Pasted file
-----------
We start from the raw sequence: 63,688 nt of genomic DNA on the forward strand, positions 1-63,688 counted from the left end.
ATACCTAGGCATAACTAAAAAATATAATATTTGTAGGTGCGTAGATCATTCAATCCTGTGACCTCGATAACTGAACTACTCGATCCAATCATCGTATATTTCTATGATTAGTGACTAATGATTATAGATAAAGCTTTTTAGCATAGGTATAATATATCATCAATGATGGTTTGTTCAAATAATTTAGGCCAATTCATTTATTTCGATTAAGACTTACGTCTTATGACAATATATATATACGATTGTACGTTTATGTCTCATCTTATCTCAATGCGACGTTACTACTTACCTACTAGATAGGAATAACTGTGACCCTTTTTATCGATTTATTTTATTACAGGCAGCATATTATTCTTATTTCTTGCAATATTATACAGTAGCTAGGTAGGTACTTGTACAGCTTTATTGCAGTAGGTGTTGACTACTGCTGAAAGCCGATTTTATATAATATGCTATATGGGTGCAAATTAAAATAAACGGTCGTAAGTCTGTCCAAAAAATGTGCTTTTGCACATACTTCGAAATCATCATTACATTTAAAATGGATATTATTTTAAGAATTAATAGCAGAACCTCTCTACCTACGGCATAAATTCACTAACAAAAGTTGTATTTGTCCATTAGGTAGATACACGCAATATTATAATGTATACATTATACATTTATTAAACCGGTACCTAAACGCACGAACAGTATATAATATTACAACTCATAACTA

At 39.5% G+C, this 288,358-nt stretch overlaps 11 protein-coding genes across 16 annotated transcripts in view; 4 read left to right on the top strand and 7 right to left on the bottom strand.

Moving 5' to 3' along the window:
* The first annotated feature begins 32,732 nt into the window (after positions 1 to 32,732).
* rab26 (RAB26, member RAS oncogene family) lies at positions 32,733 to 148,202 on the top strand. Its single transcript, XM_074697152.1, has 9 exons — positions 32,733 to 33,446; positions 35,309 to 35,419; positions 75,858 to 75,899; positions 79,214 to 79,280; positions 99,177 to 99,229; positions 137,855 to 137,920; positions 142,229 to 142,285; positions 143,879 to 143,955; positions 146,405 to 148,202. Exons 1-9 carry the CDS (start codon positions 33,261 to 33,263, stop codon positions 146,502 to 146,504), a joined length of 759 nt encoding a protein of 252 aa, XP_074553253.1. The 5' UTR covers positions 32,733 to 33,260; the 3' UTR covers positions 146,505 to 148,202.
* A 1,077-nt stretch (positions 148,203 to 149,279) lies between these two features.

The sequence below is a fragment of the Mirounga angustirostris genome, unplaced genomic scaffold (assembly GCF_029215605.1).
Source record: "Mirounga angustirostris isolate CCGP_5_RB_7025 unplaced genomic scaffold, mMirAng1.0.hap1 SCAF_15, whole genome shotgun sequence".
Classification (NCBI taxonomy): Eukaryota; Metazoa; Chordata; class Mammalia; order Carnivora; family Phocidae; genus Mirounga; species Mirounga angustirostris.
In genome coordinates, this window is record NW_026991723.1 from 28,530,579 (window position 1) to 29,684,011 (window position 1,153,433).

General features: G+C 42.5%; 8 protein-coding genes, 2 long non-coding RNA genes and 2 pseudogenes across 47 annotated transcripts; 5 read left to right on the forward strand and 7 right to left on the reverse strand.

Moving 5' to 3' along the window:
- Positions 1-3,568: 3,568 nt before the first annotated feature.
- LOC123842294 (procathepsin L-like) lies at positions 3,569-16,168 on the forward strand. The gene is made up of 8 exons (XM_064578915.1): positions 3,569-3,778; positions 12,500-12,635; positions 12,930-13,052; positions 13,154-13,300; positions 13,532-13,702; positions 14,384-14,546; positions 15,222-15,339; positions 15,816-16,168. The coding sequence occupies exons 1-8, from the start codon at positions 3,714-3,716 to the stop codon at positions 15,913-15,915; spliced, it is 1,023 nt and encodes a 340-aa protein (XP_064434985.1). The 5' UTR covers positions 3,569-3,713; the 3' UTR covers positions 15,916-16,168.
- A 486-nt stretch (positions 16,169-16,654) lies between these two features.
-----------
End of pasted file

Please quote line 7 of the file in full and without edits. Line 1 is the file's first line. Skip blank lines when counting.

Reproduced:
* A 1,077-nt stretch (positions 148,203 to 149,279) lies between these two features.